Allowing for a secret ballot to be held during the motion of no confidence vote in Parliament will allow members of the house to feel safe enough to vote with integrity, the United Democratic Movement (UDM) has argued.
Speaking on behalf of the UDM at the Constitutional Court on Monday, Dali Mpofu said all South Africans wanted was to know that the members of Parliament who had been elected to represent them, were voting with integrity and that a secret vote would ensure that.
"We are giving reasons of why it must be there, but no-one has told us what is wrong with it. The real thing that all South Africans want to know is that does the President continue to enjoy the confidence of members of Parliament. That is all. It's a very simple antidote that we are waving to the court."
Mpofu argued that National Assembly speaker Baleka Mbete had failed to hold the executive to power after receiving a request to table the motion of confidence in a letter addressed to her in April, as she was obligated to do.
"The source of all this is the obligation of Parliament to hold the executive to account. That obligation starts the minute those members of Parliament are sworn in, continual obligation is the motion of no confidence."
Mpofu said the speaker of National Assembly had the duty to schedule or arrange for a date and a vote.
"She also has a choice to choose the method of vote, and she has abdicated to do so. She is the embodiment of Parliament. Speaker must be seen in her multiple roles."
In the eyes of the law and in this case in particular, the Speaker was a constitutional representative of Parliament.
This meant that it was her obligation to arrange for a secret ballot and she had failed to discharge it, Mpofu said.
President Jacob Zuma also had an obligation to act accordingly following the outcome of such a vote, Mpofu said.
"The motion itself can be viewed as an obligation on the pres to do something."
The notion of a secret ballot was prescribed by the Constitution, which meant that the argument that it would undermine openness and integrity did not hold.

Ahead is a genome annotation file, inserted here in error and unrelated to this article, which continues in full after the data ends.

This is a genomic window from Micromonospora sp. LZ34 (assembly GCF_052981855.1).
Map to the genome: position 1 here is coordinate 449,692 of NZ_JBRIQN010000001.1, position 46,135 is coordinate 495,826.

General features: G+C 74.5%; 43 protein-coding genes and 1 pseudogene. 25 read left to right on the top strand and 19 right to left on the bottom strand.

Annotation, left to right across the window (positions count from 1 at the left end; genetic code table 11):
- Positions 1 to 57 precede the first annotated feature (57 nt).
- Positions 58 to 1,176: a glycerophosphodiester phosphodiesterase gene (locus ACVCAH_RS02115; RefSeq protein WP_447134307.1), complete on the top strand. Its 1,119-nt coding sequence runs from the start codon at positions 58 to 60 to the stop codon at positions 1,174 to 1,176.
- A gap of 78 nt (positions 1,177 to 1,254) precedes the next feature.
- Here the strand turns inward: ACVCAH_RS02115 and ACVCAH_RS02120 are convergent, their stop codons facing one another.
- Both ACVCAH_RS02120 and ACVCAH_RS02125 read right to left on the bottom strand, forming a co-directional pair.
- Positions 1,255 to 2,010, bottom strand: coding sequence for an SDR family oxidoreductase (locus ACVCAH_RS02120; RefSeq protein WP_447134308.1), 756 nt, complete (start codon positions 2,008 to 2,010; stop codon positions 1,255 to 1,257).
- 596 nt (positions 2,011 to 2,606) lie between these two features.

The reported threats against the lives of some MPs should also be considered as their rights needed to be protected, Mpofu said.
"Why is it that the Constitution prescribes a secret ballot? To protect the voter against possible intimidation, risk of any threats, of any adverse consequences. What we are saying is that the mere risk of something happening constitutionally compels us to prescribe the secret ballot," Mpofu said.
Separation of powers
In its wisdom, Parliament had declared threats against Parliament a crime, Mpofu said. This must place an obligation on the Speaker to do what she could to ensure that such a crime was not committed, he said.
"The crime is a potential that is always with us. Of the available methods, the only method that can prevent that crime is the secret ballot."
Chief Justice Mogoeng Mogoeng then asked whether those who had drafted the Constitution had done so, mindful of the principle of the separation of powers, saying the drafters would have wanted Parliament to decide how it wanted the motion of no confidence to be conducted, independently.
Mpofu responded by saying that could have been the case, but added that the court was neither prescribing nor prohibiting the secret ballot on behalf of the National Assembly.
"We are then saying it's up to you [National Assembly]. But that is a far cry from what is being contended by the respondents, that it is rather being excluded," Mpofu said.